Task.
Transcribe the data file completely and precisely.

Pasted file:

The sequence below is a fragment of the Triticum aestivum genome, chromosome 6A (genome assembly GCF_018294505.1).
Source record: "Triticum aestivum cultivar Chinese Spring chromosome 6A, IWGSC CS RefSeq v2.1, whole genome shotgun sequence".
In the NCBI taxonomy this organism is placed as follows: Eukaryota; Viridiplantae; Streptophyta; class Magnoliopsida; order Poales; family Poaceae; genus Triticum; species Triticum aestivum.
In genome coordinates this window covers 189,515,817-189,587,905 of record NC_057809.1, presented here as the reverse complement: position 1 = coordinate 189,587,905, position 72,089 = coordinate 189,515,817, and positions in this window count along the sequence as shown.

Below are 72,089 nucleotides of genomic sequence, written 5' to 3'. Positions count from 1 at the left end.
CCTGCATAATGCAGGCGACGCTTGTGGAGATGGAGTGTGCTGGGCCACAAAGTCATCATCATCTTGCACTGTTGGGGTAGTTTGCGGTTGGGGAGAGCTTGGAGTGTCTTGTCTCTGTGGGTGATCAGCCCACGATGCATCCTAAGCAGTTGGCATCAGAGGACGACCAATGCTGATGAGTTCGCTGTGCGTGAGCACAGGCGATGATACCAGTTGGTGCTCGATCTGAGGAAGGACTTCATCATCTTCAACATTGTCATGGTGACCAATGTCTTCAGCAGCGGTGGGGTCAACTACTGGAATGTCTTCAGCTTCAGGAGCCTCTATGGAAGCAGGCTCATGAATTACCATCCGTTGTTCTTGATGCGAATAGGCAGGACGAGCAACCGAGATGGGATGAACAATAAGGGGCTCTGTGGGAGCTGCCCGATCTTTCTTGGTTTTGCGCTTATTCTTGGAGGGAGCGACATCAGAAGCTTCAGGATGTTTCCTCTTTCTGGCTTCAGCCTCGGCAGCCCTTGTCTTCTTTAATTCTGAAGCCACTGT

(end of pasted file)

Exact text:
The sequence below is a fragment of the Triticum aestivum genome, chromosome 6A (genome assembly GCF_018294505.1).
Source record: "Triticum aestivum cultivar Chinese Spring chromosome 6A, IWGSC CS RefSeq v2.1, whole genome shotgun sequence".
In the NCBI taxonomy this organism is placed as follows: Eukaryota; Viridiplantae; Streptophyta; class Magnoliopsida; order Poales; family Poaceae; genus Triticum; species Triticum aestivum.
In genome coordinates this window covers 189,515,817-189,587,905 of record NC_057809.1, presented here as the reverse complement: position 1 = coordinate 189,587,905, position 72,089 = coordinate 189,515,817, and positions in this window count along the sequence as shown.

Below are 72,089 nucleotides of genomic sequence, written 5' to 3'. Positions count from 1 at the left end.
CCTGCATAATGCAGGCGACGCTTGTGGAGATGGAGTGTGCTGGGCCACAAAGTCATCATCATCTTGCACTGTTGGGGTAGTTTGCGGTTGGGGAGAGCTTGGAGTGTCTTGTCTCTGTGGGTGATCAGCCCACGATGCATCCTAAGCAGTTGGCATCAGAGGACGACCAATGCTGATGAGTTCGCTGTGCGTGAGCACAGGCGATGATACCAGTTGGTGCTCGATCTGAGGAAGGACTTCATCATCTTCAACATTGTCATGGTGACCAATGTCTTCAGCAGCGGTGGGGTCAACTACTGGAATGTCTTCAGCTTCAGGAGCCTCTATGGAAGCAGGCTCATGAATTACCATCCGTTGTTCTTGATGCGAATAGGCAGGACGAGCAACCGAGATGGGATGAACAATAAGGGGCTCTGTGGGAGCTGCCCGATCTTTCTTGGTTTTGCGCTTATTCTTGGAGGGAGCGACATCAGAAGCTTCAGGATGTTTCCTCTTTCTGGCTTCAGCCTCGGCAGCCCTTGTCTTCTTTAATTCTGAAGCCACTGT